March 24, 1997
HAVANA — More than 130 people from 55 countries met here for the Second International Coordinating Committee meeting for the 14th World Festival of Youth and Students.
The festival, which will be held in Cuba July 28-August 5, will discuss and debate a range of political questions confronting the working class, including: anti-imperialist struggles, the environment, the fight for women’s liberation, national liberation struggles, employment, education, labor resistance, and how to fight against fascism.
The meeting reaffirmed the slogan of “Anti-imperialist solidarity, peace and friendship” as the theme of the event.
Preparatory committees have formed in over 40 countries so far. The U.S. Organizing Committee is holding a national preparatory meeting March 15 that will discuss the organizing efforts for the U.S. delegation.
March 24, 1972
The reverberations of the Bangladesh national liberation struggle continue to shake both India and Pakistan as other oppressed nationalities demand their national rights. The most significant motion is among the Pathans of Pakistan. Occupying the Baluchistan and NorthWest Frontier provinces, the Pathans are excluded from many areas of Pakistani life by the dominant Punjabi minority.
Pathan complaints include demands for language rights — the Pathans speak Pushtu, while most official business is done in Urdu, a tongue spoken by a small minority.
On Feb. 27 an armed demonstration was held in Peshawar, calling for the end of martial law and for Pathan self-government within Pakistan. The Pathans are traditionally a military people and even in normal times highly armed with modern weapons made in small factories in their country.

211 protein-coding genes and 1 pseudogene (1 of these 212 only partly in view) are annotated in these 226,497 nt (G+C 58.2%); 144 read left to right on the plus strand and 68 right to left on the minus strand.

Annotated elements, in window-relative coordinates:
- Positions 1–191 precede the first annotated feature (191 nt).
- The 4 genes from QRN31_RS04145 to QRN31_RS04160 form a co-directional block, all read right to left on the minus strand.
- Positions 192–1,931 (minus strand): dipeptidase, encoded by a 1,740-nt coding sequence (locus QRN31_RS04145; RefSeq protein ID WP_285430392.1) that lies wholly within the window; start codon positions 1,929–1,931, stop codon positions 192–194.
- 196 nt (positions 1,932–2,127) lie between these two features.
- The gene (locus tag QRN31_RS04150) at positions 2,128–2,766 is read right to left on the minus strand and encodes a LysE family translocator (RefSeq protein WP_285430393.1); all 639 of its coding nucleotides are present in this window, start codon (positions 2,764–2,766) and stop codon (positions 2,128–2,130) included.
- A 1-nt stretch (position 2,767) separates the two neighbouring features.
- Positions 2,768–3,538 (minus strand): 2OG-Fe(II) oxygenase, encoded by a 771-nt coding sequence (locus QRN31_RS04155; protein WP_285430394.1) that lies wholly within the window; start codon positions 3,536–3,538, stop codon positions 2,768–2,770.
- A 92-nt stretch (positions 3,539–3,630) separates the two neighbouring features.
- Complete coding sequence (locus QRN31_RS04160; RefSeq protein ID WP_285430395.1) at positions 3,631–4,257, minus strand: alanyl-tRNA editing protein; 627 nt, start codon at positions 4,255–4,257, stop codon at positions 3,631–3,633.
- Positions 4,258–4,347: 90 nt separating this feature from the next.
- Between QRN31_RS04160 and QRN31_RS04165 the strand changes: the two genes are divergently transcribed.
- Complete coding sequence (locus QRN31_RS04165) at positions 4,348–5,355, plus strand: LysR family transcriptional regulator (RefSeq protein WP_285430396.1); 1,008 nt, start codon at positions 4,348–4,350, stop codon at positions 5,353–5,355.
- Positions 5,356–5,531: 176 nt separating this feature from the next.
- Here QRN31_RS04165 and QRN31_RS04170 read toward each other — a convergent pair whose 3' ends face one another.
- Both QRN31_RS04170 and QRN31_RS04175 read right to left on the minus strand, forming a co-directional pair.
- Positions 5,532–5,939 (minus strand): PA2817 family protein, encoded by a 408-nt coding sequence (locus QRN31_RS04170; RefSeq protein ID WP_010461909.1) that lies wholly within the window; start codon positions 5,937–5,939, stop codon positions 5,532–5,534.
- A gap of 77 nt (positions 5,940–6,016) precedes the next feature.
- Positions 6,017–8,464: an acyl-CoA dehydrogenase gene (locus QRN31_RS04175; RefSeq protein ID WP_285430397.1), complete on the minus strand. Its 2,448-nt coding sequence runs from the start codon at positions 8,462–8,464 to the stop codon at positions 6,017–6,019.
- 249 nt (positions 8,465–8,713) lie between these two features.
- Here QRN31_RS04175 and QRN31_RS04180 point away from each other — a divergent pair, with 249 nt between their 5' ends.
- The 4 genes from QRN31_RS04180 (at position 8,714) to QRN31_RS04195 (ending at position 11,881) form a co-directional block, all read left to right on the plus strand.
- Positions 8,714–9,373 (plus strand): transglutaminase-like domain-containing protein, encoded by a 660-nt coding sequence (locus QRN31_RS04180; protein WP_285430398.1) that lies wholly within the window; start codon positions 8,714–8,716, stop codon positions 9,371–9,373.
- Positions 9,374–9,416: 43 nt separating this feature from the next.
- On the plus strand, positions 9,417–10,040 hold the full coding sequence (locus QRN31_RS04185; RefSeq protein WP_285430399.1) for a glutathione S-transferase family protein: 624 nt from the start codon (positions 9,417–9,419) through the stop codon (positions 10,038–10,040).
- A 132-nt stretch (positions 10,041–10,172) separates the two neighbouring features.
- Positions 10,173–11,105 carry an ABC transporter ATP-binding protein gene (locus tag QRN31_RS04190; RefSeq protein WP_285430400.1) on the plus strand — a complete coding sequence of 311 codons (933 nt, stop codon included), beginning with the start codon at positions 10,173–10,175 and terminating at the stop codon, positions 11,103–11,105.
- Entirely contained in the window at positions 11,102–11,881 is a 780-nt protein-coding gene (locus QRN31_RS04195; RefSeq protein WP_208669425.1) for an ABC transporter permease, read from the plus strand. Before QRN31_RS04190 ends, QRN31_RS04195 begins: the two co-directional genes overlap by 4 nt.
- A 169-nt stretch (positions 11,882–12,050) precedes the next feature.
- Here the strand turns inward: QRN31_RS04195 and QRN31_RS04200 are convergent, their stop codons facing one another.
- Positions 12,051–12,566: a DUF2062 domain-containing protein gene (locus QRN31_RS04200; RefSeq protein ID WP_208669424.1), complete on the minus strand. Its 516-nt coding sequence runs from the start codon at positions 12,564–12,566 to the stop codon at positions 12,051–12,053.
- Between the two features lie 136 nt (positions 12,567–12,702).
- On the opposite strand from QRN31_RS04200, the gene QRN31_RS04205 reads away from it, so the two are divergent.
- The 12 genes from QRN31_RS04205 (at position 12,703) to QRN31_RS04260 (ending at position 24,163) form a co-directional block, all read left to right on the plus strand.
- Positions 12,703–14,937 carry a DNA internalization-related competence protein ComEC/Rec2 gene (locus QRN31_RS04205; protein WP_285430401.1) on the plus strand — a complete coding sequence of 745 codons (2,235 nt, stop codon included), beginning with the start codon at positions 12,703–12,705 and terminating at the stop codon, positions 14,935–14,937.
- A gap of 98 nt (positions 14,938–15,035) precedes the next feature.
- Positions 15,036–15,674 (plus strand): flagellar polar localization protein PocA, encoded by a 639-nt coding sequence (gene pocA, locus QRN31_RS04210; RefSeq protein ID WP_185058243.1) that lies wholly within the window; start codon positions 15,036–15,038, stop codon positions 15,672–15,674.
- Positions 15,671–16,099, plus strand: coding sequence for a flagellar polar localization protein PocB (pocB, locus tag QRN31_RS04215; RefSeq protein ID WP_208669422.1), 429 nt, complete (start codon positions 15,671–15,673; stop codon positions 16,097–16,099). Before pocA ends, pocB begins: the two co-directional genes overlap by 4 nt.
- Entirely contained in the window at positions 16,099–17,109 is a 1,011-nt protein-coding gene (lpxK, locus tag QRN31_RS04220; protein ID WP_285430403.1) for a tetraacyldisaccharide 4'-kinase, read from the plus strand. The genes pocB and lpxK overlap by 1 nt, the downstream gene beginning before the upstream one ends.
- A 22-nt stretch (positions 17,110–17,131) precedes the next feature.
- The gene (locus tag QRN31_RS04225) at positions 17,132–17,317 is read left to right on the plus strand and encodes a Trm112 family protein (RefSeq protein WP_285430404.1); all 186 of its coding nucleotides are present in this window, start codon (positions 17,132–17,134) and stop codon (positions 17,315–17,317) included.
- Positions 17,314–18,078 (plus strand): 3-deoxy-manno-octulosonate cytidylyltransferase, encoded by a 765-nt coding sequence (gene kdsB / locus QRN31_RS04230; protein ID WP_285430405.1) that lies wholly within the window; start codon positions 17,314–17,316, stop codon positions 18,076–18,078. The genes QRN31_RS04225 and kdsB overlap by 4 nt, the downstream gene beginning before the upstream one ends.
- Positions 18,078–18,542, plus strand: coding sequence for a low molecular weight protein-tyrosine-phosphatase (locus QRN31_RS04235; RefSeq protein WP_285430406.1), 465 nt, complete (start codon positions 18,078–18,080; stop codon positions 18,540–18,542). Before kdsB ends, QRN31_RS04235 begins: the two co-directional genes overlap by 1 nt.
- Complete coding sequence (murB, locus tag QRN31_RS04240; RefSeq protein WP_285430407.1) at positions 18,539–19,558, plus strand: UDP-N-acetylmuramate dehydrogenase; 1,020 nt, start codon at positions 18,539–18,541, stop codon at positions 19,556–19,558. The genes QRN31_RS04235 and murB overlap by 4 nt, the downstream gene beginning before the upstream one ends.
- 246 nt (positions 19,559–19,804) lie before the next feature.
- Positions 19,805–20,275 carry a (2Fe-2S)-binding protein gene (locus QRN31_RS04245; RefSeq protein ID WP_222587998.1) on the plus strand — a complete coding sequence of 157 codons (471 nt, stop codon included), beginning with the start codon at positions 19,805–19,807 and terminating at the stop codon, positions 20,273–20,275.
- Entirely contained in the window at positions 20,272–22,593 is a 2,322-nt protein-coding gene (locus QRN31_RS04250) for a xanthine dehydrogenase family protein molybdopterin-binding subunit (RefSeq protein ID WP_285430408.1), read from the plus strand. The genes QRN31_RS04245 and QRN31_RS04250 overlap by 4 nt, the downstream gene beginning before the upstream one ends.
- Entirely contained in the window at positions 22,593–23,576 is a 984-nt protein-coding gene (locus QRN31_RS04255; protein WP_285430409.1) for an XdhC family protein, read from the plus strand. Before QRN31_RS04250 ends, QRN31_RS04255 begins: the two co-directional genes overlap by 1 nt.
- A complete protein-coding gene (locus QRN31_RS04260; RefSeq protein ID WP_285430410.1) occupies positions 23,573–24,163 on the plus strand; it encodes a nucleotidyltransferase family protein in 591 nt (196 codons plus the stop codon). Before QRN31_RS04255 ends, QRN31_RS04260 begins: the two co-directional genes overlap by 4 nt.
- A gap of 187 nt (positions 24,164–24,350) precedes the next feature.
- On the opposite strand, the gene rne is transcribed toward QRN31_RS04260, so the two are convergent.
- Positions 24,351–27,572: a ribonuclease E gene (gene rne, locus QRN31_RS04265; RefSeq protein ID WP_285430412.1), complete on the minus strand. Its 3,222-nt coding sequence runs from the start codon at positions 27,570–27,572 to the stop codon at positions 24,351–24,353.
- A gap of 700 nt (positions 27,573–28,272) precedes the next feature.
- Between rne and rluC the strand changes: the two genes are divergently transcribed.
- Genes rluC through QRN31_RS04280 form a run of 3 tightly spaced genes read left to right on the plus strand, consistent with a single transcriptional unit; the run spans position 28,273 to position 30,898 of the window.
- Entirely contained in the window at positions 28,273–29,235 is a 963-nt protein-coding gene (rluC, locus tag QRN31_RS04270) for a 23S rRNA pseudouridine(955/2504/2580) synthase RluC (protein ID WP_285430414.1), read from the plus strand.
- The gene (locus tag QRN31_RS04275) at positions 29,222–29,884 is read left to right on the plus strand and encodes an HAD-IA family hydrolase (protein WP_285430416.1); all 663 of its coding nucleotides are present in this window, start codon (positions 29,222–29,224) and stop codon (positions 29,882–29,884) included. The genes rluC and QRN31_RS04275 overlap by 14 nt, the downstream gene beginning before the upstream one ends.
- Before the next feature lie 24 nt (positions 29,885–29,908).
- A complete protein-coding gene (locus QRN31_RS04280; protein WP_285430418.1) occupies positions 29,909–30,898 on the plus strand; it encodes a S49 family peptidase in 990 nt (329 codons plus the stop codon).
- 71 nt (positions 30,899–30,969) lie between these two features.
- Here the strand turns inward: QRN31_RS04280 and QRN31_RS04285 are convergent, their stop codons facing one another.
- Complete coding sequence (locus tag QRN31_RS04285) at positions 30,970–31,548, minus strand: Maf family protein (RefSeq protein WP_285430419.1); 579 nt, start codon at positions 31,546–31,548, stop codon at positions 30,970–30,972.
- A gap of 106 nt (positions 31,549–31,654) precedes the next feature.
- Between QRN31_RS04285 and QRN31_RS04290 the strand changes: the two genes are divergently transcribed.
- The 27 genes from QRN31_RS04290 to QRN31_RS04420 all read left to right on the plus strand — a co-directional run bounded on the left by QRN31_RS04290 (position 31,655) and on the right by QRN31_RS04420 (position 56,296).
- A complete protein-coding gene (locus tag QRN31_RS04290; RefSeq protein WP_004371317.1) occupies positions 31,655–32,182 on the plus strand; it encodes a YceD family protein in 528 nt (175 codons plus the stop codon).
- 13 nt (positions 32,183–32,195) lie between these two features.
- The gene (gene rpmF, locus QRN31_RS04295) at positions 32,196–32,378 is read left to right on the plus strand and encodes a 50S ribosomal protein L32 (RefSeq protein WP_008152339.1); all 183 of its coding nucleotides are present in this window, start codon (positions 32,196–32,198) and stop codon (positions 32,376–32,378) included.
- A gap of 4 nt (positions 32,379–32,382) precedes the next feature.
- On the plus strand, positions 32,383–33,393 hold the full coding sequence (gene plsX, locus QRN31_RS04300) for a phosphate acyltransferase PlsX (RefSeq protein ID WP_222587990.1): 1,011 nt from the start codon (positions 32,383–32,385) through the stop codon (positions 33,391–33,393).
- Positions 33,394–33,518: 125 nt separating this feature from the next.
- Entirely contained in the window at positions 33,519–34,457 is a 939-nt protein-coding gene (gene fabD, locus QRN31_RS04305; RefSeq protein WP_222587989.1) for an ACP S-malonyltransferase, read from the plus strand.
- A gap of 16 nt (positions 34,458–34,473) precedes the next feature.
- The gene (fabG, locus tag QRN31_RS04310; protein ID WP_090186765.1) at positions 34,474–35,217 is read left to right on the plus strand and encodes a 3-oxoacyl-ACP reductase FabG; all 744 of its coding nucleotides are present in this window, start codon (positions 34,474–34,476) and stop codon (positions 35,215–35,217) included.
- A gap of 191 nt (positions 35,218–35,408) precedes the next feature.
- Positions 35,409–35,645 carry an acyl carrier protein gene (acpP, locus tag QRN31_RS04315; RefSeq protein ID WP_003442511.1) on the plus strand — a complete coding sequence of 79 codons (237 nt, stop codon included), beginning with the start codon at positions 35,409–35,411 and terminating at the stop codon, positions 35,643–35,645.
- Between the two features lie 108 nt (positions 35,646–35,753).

March 22, 1947
Wall Street’s offensive against the American working class is part and parcel of U.S. imperialism’s intensified drive toward war and subjugation of the rest of the world. [President] Truman’s proclamation of economic and military intervention against the Greek people has brought with it the immediate threat of further militarization, regimentation and repression at home.
This need to regiment the workers for war and to foist on them new onerous economic burdens dictates the need of American capitalism to cripple the labor movement. The standard of living of the masses must be driven down further to feed the war machine.
Wall Street’s war against the revolutionary peoples of other countries who are fighting capitalist reaction, is being waged simultaneously against any attempts of the American workers to break the rule of monopoly capital.